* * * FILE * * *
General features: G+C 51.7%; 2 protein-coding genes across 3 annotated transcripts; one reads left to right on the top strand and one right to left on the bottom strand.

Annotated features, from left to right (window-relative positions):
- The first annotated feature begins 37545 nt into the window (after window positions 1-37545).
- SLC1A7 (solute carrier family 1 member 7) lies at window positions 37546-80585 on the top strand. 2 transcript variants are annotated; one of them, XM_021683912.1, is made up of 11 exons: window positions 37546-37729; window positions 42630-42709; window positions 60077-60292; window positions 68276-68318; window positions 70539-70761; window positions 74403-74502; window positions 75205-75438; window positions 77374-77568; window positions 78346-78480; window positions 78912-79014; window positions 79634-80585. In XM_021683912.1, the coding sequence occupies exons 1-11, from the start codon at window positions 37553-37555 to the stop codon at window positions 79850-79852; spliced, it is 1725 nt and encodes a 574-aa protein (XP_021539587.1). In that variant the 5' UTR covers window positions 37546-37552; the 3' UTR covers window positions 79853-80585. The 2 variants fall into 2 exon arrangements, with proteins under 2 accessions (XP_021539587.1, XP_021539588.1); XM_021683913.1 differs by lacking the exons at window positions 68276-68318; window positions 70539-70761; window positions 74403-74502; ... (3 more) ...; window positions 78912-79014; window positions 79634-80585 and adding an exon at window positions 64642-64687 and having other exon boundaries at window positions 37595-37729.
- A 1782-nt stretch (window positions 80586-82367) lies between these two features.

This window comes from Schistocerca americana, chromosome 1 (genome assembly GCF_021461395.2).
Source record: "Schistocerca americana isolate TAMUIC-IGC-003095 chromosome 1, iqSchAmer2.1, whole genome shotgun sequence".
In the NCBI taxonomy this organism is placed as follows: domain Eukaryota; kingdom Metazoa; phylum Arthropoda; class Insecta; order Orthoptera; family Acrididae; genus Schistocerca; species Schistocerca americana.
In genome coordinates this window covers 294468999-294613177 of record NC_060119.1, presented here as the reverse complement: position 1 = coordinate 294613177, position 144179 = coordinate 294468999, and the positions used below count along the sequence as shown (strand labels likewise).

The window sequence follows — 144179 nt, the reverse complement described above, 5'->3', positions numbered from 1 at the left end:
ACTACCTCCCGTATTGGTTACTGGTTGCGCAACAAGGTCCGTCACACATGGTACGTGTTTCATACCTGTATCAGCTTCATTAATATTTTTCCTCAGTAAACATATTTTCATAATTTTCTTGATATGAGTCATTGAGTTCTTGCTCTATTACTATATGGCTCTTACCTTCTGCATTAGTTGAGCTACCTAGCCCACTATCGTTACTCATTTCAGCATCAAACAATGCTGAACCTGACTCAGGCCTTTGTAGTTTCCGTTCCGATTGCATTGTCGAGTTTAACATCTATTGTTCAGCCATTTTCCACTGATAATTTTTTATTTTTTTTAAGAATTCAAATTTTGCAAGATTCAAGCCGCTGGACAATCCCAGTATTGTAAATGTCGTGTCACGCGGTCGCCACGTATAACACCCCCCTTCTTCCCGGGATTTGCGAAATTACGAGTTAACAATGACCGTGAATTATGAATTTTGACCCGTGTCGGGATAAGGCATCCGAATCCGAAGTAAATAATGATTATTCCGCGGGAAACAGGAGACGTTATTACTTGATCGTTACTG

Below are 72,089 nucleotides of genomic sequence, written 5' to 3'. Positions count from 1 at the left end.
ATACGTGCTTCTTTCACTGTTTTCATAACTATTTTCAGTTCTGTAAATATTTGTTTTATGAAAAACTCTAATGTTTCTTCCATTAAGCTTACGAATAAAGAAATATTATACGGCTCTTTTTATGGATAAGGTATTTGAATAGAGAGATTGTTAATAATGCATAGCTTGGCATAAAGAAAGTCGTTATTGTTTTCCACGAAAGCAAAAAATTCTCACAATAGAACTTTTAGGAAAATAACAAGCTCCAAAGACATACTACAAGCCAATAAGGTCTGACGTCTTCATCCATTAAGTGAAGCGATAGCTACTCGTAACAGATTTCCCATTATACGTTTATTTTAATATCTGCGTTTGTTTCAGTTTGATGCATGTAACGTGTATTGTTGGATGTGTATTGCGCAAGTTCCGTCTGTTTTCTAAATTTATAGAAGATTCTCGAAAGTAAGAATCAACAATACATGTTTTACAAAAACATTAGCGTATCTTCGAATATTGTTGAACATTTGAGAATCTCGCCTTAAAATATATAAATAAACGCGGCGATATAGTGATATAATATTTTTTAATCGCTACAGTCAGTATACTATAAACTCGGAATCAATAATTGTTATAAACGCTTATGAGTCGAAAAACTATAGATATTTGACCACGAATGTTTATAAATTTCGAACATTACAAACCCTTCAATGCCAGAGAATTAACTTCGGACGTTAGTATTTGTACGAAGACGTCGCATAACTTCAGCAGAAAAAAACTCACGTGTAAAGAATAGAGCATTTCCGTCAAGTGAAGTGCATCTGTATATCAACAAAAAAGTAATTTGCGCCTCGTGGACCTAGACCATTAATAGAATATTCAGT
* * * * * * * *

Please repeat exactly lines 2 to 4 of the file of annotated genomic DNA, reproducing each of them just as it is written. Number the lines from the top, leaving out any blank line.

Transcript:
Annotated features, from left to right (window-relative positions):
- The first annotated feature begins 37545 nt into the window (after window positions 1-37545).
- SLC1A7 (solute carrier family 1 member 7) lies at window positions 37546-80585 on the top strand. 2 transcript variants are annotated; one of them, XM_021683912.1, is made up of 11 exons: window positions 37546-37729; window positions 42630-42709; window positions 60077-60292; window positions 68276-68318; window positions 70539-70761; window positions 74403-74502; window positions 75205-75438; window positions 77374-77568; window positions 78346-78480; window positions 78912-79014; window positions 79634-80585. In XM_021683912.1, the coding sequence occupies exons 1-11, from the start codon at window positions 37553-37555 to the stop codon at window positions 79850-79852; spliced, it is 1725 nt and encodes a 574-aa protein (XP_021539587.1). In that variant the 5' UTR covers window positions 37546-37552; the 3' UTR covers window positions 79853-80585. The 2 variants fall into 2 exon arrangements, with proteins under 2 accessions (XP_021539587.1, XP_021539588.1); XM_021683913.1 differs by lacking the exons at window positions 68276-68318; window positions 70539-70761; window positions 74403-74502; ... (3 more) ...; window positions 78912-79014; window positions 79634-80585 and adding an exon at window positions 64642-64687 and having other exon boundaries at window positions 37595-37729.